4. Jay Guin says:

    Alan wrote,

    Or more accurately, it doesn’t seem right to you, though you could be mistaken. Didn’t you say elsewhere that this is just a theory?

    Yes, my view on "no male and female" in Gal 3:28 is just a theory. As I tend to read the NIV, this information was hidden from me until just a few days ago. I've not thought about it all that long. I'm open to alternative explanations.

    But it'll take some serious explaining to persuade me that it doesn't mean anything more than "neither male nor female." Paul had to have used that turn of phrase, negating Gen 1:27, for a reason.

  5. Alan says:

    I think the reason is supplied in the text — that both men and women are saved in the same way and will receive the same inheritance.

    If you think the reason is NOT supplied in the text, then you are left with nothing more than theories and inferences. Each person can choose the explanation they like best. In all likelihood the resulting doctrine will drift with the prevailing culture, since that is what will seem best to the most people.

    As this series of articles illustrates, there are quite a few passages that create difficulties for your view, each requiring an imaginative interpretation to conform to the presumed (inferred, theoretical) meaning of Gal 3:28. It seems obvious to me that it would be better to take a more literal, text-based interpretation of Gal 3:28, enabling all those other passages to retain their natural meaning, as it has been understood for generations.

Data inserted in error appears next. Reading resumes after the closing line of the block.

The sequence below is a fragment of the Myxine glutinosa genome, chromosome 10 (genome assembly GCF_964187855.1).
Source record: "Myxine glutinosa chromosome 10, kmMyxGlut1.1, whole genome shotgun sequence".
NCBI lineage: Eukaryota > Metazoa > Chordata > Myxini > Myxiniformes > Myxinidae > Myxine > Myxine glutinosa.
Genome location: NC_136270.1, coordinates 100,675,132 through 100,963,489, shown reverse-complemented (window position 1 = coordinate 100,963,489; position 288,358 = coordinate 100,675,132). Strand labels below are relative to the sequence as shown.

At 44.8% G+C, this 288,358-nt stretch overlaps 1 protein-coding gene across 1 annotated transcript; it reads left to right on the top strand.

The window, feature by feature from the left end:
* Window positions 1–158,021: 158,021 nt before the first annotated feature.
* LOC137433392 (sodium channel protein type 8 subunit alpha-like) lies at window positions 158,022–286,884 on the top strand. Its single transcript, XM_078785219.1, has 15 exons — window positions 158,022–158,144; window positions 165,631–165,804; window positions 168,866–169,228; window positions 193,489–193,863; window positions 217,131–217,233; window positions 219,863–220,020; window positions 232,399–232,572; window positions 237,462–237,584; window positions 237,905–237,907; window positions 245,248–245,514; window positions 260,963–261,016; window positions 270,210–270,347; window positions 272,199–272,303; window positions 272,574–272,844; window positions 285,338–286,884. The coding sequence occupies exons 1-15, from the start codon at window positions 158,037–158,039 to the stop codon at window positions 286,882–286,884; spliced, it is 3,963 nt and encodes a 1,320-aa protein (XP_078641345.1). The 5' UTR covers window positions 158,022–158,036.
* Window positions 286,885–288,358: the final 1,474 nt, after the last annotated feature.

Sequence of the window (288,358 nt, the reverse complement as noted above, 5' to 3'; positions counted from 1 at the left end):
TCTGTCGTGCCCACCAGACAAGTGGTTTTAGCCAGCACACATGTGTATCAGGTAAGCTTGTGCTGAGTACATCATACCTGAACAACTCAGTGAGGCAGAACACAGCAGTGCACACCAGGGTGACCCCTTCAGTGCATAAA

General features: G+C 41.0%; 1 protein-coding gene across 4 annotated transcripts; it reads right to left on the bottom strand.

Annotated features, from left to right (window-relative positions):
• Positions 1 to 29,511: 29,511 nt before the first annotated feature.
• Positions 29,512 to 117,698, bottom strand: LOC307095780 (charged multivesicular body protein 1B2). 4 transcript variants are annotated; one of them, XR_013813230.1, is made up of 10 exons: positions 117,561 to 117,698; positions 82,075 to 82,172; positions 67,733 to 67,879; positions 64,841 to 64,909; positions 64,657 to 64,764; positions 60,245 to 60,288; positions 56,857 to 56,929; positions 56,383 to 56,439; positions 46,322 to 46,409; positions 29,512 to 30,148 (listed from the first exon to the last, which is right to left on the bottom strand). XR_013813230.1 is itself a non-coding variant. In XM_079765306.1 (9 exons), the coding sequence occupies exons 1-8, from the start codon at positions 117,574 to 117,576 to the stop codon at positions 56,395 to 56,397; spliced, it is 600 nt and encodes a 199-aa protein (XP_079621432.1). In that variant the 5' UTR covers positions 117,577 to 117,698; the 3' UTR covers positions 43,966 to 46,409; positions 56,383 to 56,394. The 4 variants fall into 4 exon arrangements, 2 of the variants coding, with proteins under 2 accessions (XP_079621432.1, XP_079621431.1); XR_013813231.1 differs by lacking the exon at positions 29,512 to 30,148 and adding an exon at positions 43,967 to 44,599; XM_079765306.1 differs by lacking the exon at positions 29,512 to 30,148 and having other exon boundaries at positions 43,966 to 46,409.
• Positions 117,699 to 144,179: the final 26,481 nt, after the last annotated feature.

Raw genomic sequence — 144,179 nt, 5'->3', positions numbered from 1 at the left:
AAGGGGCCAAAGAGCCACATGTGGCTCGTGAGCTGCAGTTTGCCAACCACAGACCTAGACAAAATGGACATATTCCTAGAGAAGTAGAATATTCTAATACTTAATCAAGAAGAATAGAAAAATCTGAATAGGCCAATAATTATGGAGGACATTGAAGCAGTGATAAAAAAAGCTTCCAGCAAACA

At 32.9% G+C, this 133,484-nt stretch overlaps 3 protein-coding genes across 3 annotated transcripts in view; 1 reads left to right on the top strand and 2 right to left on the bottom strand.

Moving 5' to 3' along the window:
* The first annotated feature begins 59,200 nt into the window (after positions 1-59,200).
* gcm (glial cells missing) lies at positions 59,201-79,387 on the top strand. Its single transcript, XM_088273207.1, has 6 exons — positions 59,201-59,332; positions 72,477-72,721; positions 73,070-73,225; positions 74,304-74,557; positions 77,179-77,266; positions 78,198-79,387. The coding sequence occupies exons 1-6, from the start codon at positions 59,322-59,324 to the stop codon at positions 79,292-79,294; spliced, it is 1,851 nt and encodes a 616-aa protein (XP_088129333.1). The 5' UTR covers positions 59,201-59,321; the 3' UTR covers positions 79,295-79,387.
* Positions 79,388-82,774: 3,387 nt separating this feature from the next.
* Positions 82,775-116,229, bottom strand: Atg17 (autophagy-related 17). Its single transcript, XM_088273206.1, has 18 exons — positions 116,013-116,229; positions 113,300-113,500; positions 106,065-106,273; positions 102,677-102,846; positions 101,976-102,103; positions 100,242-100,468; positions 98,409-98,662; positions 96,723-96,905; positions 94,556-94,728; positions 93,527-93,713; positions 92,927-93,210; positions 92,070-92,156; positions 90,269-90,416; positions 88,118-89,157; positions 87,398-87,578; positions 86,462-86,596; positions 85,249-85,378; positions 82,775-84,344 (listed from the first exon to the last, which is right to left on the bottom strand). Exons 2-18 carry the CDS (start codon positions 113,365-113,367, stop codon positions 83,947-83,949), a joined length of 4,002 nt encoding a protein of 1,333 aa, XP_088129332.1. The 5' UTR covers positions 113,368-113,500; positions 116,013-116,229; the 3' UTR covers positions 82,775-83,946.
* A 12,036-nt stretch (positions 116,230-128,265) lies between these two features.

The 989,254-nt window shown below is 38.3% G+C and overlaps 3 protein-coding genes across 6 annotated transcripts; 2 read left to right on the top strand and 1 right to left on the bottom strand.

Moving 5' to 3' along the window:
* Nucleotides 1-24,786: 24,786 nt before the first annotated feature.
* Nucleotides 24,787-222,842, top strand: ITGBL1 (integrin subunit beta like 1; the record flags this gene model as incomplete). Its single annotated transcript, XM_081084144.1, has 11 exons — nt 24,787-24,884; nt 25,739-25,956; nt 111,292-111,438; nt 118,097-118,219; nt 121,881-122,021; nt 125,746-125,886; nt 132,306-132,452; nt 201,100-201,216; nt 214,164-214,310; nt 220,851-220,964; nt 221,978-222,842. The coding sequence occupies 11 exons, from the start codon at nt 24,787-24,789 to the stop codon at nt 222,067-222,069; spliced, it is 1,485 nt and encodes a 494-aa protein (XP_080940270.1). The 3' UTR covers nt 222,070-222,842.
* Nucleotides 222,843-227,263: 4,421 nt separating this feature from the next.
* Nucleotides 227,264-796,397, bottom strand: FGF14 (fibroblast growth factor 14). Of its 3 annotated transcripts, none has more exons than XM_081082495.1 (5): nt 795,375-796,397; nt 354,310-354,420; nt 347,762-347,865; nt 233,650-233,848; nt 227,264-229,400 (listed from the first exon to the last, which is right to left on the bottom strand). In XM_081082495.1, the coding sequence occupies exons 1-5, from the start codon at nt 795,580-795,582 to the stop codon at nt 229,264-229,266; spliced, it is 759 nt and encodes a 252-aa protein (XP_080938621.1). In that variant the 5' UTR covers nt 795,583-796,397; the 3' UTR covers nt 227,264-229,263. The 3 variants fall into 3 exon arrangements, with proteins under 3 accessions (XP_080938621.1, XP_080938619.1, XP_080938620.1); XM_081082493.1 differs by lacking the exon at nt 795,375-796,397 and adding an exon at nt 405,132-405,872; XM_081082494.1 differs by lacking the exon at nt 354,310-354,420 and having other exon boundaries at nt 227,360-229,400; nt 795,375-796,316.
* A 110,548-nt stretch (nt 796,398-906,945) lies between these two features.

6. Mike Nance says:

    It has been understood for generations that human beings can be owned, bought and sold and that women are inferior and have not right to vote. Neither is condemned by scripture of course. What is the "christian" view on these? It appears that it really took nonchristians to move this forward with the church catching up only after much kicking and screaming. Natural meanings, being understood for generations, may not be THE hermaneutic trump. (granted, what happens outside the church may not be what Paul had in mind, but I fail to see how christians are to be the salt and light of the world if we are the ones playing catch up.